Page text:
Michael Fitzpatrick
5Q, 3P, J/S: Writing almost entirely in verse, Levithan artfully relates the story of twenty fictional high school students in their own words. Each of the five chapters includes entries by four students. Each student’s contribution has the feel of a journal entry, telling their story from a deeply personal perspective. The students’ entries take various forms; from song lyrics, to highly structured poetry, to a humorously desperate rant by a boy whose girlfriend loves Holden Caulfield far too m...more
I think that The Realm of Possibility had an interesting concept. It's a collection of "short stories" all written in free verse. Unfortunately, I don't think it worked out too well. The stories are all way too short, so as soon as I was settling in to that character's tale, it would end. The book's format was also odd and doesn't make sense. There are five parts, each labeled numerically followed by a list of four characters. Then the poems start, and after the first person's poem I'd forget wh...more
Sydrian Sharpe
What is was
It was slow going at first but by the end of the first story i was in love.
It was an explanation.“I'm not good at relationships I always manage to find the flaws sometimes in others but mostly my own. I foretell the ending then go and create the cause save myself and end up alone”

It was a reminder I have begun to see things as potential absences. The things I love will become the things I'll miss.”

It was a the answer to 'why' “I have taken advantage of other people's weaknesses in...more
Sarah (YA Love)
I’m a huge fan of David Levithan’s work. Until The Realm of Possibility I’ve only read one of David’s stand-alone books- Boy Meets Boy. I’ve read many of his dual-author books like Nick and Norah’s Infinite Playlist, Naomi and Ely’s No Kiss List, and Will Grayson, Will Grayson. His characters are always honest, witty and laugh-out-loud funny. The Realm of Possibility shows a much different side to David’s writing ability. It shows a writing ability and style that makes me want more (not that I d...more
Miss Bookiverse
Liebe, High School, Freundschaft

Dieses Buch bietet 20 Momentaufnahmen von 20 Teenagern wie sie unterschiedlicher nicht sein könnten. Sie gehen alle auf die gleiche High School. Einige von ihnen sind befreundet, andere lieben sich und manche begegnen sich nur kurz aufgrund eines bestimmten Ereignisses. Sie alle berichten in ihrer eigenen Stimme von dem, was sie bewegt.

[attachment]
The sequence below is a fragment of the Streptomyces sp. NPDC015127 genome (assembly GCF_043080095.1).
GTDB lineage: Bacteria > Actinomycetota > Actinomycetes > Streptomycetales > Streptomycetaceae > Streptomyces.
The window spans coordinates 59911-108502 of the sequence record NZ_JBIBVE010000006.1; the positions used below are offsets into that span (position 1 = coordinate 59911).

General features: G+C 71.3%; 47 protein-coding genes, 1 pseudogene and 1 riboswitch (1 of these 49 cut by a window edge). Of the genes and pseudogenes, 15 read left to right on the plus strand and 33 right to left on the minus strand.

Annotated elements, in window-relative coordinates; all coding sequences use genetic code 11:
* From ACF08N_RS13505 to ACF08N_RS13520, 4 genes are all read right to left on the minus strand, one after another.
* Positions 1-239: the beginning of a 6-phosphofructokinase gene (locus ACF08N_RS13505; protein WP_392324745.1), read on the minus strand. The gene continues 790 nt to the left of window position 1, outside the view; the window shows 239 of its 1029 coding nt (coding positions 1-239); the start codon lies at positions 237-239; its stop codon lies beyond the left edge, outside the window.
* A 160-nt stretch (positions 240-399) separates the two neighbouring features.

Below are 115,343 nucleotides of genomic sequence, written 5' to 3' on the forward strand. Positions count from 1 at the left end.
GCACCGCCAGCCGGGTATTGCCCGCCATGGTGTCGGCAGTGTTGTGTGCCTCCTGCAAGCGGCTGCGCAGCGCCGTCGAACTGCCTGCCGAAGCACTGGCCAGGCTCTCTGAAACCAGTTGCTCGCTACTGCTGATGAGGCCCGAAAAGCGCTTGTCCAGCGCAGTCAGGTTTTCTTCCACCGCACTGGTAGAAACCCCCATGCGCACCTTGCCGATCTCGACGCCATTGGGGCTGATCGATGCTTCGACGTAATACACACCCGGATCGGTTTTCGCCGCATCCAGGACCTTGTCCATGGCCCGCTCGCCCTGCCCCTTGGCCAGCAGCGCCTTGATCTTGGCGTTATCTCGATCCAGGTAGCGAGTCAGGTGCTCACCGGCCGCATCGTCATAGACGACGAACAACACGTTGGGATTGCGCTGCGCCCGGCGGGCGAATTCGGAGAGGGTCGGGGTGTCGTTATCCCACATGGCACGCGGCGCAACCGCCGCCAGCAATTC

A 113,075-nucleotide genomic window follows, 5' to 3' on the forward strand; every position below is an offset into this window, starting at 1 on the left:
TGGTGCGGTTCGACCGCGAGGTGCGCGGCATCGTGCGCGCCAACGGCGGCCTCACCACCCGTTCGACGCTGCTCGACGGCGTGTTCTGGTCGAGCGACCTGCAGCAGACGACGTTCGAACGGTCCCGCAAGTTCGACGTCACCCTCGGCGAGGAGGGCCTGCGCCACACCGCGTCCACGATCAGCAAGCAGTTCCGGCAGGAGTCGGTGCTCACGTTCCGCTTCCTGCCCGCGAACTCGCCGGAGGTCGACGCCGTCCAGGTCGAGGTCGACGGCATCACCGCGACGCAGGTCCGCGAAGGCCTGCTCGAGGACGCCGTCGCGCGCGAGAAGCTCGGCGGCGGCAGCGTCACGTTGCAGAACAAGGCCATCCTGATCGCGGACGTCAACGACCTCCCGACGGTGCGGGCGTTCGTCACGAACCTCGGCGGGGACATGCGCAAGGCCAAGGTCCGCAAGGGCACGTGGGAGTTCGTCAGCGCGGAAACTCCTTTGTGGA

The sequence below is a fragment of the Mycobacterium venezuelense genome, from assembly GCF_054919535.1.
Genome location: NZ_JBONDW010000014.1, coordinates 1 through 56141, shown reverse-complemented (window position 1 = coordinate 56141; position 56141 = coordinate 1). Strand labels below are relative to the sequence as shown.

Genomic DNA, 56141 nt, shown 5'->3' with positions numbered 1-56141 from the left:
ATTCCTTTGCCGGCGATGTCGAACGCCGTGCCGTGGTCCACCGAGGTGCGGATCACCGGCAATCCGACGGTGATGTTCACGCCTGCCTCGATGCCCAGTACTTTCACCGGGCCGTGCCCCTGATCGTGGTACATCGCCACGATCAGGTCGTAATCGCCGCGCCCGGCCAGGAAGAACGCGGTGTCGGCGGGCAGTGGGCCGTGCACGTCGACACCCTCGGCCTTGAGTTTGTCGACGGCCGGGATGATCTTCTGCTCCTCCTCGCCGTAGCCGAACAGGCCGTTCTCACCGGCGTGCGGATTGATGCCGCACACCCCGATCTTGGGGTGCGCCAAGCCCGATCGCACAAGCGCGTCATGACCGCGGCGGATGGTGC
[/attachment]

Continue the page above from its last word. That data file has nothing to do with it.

The Realm of Possibility ist wieder mal ein Musterbeispiel für David Levithans unerschöpfliches Talent. Diese...more
Melinda Dye - Poetry

"The Realm of Possibility" is a fictional novel that features teens who tell their stories, some painful, some full of faith and joy, all written in verse. The poems all come full circle in the end, revealing secrets and worries, hopes and fears, and when two are involved, show both sides of the story. There's Mary, suffering from anorexia and too scared to ask for help; Gail, a girl of deep faith who sees the good in all people; Daniel, experiencing acceptance and love in hi...more
you live each day one at a time
you live every day all at once
you live with the possibility of goodbye
you move on

The collection of stories in The Realm of Possibility are sweet, sad, honest, heartfelt and endearing. Not only is every character relatable but their stories are charming and they each have their faults but you love them all the same.

This novel sort of reminds me of Chicken Soup for the Soul. I kind of love that I'll be able to go back and re-read Anne's story or Clara's story or Zac...more
Theresa Flores
To be more specific, 4.5 stars.

"Here’s what I know about the realm of possibility— it is always expanding, it is never what you think it is. Everything around us was once deemed impossible. From the airplane overhead to the phones in our pockets to the choir girl putting her arm around the metalhead. As hard as it is for us to see sometimes, we all exist within the realm of possibility. Most of the limits are of our own world’s devising. And yet, every day we each do so many things that were onc
Take Spoon River Anthology and change the setting to a contemporary American high school, and you get this book. Twenty teens tell their stories, their thoughts, their feelings about themselves and one another through poetry. Boyfriends and girlfriend and best friends and former friends and potential friends and brothers and sisters and people who have never spoken a word to one another. Each voice is different, the writing styles vary, but one thing remains true throughout: no matter how alone...more
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David Levithan (born 1972) is an American children's book editor and award-winning author. He published his first YA book, Boy Meets Boy, in 2003. Levithan is also the founding editor of PUSH, a Young Adult imprint of Scholastic Press.

More about David Levithan...
Every Day (Every Day #1) Boy Meets Boy The Lover's Dictionary Two Boys Kissing Naomi and Ely's No Kiss List

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“Remember that at any given moment there are a thousand things you can love.” 481 likes